McCain’s 2008 presidential campaign slogan of “Country First” signified not only the model of his personal commitment and sacrifice. It also telegraphed his belief in the need to persevere in the war on terror in general and the Iraq and Afghanistan wars in particular.
But by then, 55 percent of registered independents, McCain’s electoral base, had lost confidence in the prospects for a military victory. They favored bringing the troops home.
Over the course of six months that year, independent support for the Iraq war fell from 54 percent to 40 percent. Overall opposition to the troop “surge” was at 63 percent. Barack Obama’s promise to wind down America’s military commitment and do “nation-building at home” resonated with an electorate wearied by the conflict and buffeted by their own economic woes.
Advocate for Global Leadership
McCain continued to assert the primacy of American power. He decried the country’s retreat from a rules-based global order premised on American leadership and based on freedom, capitalism, human rights and democracy.
Donald Trump stands in contrast. Trump, like Obama, promises to terminate costly commitments abroad, revoke defense and trade agreements that fail to put
“America First,” and rebuild the nation’s crumbling infrastructure.
In his run for the presidency, Trump asserted that American might and treasure had been squandered defending the world. Other countries, he said, took advantage of U.S. magnanimity.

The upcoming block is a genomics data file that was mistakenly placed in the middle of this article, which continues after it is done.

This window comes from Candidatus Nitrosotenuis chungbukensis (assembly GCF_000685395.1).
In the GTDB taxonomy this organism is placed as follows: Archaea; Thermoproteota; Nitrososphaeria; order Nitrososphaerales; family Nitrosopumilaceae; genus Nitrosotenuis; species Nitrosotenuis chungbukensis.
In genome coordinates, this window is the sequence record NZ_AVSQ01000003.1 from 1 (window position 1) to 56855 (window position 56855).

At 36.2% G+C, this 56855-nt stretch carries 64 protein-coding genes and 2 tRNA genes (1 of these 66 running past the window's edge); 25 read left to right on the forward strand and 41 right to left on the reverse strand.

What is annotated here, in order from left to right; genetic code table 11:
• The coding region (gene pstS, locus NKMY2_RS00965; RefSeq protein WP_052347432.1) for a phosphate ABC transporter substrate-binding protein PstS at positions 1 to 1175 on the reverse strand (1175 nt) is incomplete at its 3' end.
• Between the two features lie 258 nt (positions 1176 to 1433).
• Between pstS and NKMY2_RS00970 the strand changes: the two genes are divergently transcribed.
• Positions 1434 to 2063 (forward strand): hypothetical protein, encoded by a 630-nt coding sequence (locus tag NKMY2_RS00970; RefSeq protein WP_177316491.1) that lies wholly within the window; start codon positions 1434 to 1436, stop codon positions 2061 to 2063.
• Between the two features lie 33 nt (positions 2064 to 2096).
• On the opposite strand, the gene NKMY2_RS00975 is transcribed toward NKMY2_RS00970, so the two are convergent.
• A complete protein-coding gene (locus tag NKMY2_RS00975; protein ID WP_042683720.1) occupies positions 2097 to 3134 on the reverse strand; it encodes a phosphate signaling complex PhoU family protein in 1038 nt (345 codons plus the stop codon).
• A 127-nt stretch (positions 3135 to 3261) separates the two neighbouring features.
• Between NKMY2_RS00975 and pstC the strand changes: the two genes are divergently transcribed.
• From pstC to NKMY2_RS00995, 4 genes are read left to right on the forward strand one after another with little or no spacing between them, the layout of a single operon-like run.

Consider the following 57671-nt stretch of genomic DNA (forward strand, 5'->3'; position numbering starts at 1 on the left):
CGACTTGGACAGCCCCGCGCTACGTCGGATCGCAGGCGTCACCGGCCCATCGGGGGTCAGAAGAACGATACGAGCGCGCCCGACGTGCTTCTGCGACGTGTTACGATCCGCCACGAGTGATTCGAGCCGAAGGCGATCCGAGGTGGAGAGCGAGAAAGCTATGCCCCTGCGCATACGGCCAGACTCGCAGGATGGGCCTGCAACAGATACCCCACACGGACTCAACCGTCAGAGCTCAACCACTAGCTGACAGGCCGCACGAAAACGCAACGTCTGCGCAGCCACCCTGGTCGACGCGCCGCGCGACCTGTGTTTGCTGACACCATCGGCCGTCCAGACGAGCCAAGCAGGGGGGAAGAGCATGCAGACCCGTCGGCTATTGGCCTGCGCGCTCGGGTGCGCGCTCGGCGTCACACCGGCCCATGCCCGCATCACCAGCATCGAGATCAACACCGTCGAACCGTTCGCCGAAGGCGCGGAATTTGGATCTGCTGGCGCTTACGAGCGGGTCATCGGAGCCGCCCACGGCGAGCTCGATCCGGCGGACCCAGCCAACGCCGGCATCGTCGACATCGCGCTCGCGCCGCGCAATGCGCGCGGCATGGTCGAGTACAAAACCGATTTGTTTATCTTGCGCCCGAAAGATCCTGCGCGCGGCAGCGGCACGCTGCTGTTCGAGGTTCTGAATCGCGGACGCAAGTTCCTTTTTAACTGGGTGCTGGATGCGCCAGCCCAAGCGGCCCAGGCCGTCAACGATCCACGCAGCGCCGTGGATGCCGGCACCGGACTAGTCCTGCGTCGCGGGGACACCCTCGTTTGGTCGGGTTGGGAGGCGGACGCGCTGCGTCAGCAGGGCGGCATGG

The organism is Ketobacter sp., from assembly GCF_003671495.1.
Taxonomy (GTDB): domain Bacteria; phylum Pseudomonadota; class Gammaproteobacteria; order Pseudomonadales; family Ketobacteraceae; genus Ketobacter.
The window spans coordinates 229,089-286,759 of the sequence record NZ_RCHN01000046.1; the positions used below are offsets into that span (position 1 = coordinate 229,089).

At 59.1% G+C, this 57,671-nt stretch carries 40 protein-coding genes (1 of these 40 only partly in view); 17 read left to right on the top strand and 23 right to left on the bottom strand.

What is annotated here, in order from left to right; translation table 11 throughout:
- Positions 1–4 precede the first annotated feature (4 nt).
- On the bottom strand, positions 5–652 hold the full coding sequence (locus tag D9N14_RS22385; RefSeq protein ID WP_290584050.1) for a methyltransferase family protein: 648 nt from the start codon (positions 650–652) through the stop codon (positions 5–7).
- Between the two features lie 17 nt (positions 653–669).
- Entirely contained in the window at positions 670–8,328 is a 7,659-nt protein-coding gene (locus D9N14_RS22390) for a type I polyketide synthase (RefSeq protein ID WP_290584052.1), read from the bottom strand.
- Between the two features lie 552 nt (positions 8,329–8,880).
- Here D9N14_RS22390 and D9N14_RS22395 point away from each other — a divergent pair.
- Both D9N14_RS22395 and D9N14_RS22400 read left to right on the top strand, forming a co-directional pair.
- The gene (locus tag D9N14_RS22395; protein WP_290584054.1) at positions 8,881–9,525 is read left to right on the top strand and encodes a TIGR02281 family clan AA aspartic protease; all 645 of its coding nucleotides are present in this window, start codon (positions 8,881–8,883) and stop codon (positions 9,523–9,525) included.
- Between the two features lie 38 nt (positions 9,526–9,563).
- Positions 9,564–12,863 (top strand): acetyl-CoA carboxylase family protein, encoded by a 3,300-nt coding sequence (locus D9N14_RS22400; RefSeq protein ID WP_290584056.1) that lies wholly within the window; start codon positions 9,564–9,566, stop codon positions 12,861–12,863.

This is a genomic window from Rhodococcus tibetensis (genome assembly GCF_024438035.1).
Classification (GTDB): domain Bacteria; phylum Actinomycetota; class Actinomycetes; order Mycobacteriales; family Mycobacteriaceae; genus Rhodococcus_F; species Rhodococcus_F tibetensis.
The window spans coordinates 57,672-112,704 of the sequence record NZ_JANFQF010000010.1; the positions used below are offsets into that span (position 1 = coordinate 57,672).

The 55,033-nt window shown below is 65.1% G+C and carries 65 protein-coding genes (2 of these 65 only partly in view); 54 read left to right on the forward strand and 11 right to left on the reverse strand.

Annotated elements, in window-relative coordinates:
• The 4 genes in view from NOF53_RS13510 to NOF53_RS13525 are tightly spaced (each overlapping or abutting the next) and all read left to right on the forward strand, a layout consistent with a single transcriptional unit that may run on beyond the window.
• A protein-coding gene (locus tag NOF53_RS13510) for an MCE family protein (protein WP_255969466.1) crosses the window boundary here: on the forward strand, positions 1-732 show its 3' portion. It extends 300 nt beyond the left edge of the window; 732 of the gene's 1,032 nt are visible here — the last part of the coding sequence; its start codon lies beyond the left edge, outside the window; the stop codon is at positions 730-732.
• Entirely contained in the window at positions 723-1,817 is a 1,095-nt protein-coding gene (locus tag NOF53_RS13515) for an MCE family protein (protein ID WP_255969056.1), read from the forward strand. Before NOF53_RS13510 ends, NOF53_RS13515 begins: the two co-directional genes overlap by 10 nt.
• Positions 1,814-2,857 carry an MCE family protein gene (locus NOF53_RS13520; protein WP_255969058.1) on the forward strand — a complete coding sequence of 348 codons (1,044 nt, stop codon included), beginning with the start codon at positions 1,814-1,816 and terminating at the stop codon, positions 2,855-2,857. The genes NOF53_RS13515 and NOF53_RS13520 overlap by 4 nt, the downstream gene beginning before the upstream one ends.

In Congress, Republicans have become cautious about U.S. military interventions, counterinsurgency operations and nation-building. They find scant public support for intervention in Syria’s civil war.
Seeing Russia as America’s implacable foe, McCain sponsored sanctions legislation and prodded the administration to implement them more vigorously.
Accepting the Liberty Medal in Philadelphia, McCain repudiated Trump’s approach to global leadership.
He declared, “To abandon the ideals we have advanced around the globe, to refuse the obligations of international leadership for the sake of some half-baked, spurious nationalism cooked up by people who would rather find scapegoats than solve problems is as unpatriotic as an attachment to any other tired dogma of the past that Americans consigned to the ash heap of history.”
McCain spent his life committed to principles that, tragically – at least for him – have fallen from favor, and the country’s repudiation of the principles he championed may put the nation at risk.
Editor’s note: This is an updated version of an article originally published on on June 12, 2018.
Elizabeth Sherman, Assistant Professor Department of Government, American University School of Public Affairs
This article was originally published on The Conversation. Read the original article.